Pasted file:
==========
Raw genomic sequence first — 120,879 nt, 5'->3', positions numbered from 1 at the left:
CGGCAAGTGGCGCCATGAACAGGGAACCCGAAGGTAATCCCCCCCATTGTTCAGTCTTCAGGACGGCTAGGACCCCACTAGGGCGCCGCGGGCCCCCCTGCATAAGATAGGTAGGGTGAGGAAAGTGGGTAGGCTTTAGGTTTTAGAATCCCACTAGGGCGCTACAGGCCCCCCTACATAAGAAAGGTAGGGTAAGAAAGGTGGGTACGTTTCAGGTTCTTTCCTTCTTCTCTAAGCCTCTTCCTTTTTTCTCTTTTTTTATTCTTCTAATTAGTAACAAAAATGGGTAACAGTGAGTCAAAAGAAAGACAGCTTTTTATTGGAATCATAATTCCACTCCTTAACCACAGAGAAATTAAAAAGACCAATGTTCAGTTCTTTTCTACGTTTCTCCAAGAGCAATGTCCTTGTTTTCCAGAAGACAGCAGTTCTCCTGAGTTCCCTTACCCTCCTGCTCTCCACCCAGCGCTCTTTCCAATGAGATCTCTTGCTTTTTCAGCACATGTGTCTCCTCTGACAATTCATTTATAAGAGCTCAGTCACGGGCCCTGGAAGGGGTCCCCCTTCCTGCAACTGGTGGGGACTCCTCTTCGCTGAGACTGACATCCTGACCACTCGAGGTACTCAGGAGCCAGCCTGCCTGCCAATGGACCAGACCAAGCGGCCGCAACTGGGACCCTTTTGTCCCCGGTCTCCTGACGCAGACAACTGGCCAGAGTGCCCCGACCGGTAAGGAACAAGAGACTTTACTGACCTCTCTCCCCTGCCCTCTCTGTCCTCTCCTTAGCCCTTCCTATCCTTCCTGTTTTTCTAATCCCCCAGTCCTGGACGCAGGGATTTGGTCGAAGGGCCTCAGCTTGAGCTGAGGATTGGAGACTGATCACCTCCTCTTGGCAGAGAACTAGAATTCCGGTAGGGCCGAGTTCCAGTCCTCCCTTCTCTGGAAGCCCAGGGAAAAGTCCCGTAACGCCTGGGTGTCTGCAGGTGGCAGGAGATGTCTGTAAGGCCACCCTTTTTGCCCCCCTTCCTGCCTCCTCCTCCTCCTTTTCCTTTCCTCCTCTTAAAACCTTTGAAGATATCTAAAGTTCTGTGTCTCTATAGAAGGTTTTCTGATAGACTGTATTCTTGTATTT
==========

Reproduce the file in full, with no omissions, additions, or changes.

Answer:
Raw genomic sequence first — 120,879 nt, 5'->3', positions numbered from 1 at the left:
CGGCAAGTGGCGCCATGAACAGGGAACCCGAAGGTAATCCCCCCCATTGTTCAGTCTTCAGGACGGCTAGGACCCCACTAGGGCGCCGCGGGCCCCCCTGCATAAGATAGGTAGGGTGAGGAAAGTGGGTAGGCTTTAGGTTTTAGAATCCCACTAGGGCGCTACAGGCCCCCCTACATAAGAAAGGTAGGGTAAGAAAGGTGGGTACGTTTCAGGTTCTTTCCTTCTTCTCTAAGCCTCTTCCTTTTTTCTCTTTTTTTATTCTTCTAATTAGTAACAAAAATGGGTAACAGTGAGTCAAAAGAAAGACAGCTTTTTATTGGAATCATAATTCCACTCCTTAACCACAGAGAAATTAAAAAGACCAATGTTCAGTTCTTTTCTACGTTTCTCCAAGAGCAATGTCCTTGTTTTCCAGAAGACAGCAGTTCTCCTGAGTTCCCTTACCCTCCTGCTCTCCACCCAGCGCTCTTTCCAATGAGATCTCTTGCTTTTTCAGCACATGTGTCTCCTCTGACAATTCATTTATAAGAGCTCAGTCACGGGCCCTGGAAGGGGTCCCCCTTCCTGCAACTGGTGGGGACTCCTCTTCGCTGAGACTGACATCCTGACCACTCGAGGTACTCAGGAGCCAGCCTGCCTGCCAATGGACCAGACCAAGCGGCCGCAACTGGGACCCTTTTGTCCCCGGTCTCCTGACGCAGACAACTGGCCAGAGTGCCCCGACCGGTAAGGAACAAGAGACTTTACTGACCTCTCTCCCCTGCCCTCTCTGTCCTCTCCTTAGCCCTTCCTATCCTTCCTGTTTTTCTAATCCCCCAGTCCTGGACGCAGGGATTTGGTCGAAGGGCCTCAGCTTGAGCTGAGGATTGGAGACTGATCACCTCCTCTTGGCAGAGAACTAGAATTCCGGTAGGGCCGAGTTCCAGTCCTCCCTTCTCTGGAAGCCCAGGGAAAAGTCCCGTAACGCCTGGGTGTCTGCAGGTGGCAGGAGATGTCTGTAAGGCCACCCTTTTTGCCCCCCTTCCTGCCTCCTCCTCCTCCTTTTCCTTTCCTCCTCTTAAAACCTTTGAAGATATCTAAAGTTCTGTGTCTCTATAGAAGGTTTTCTGATAGACTGTATTCTTGTATTT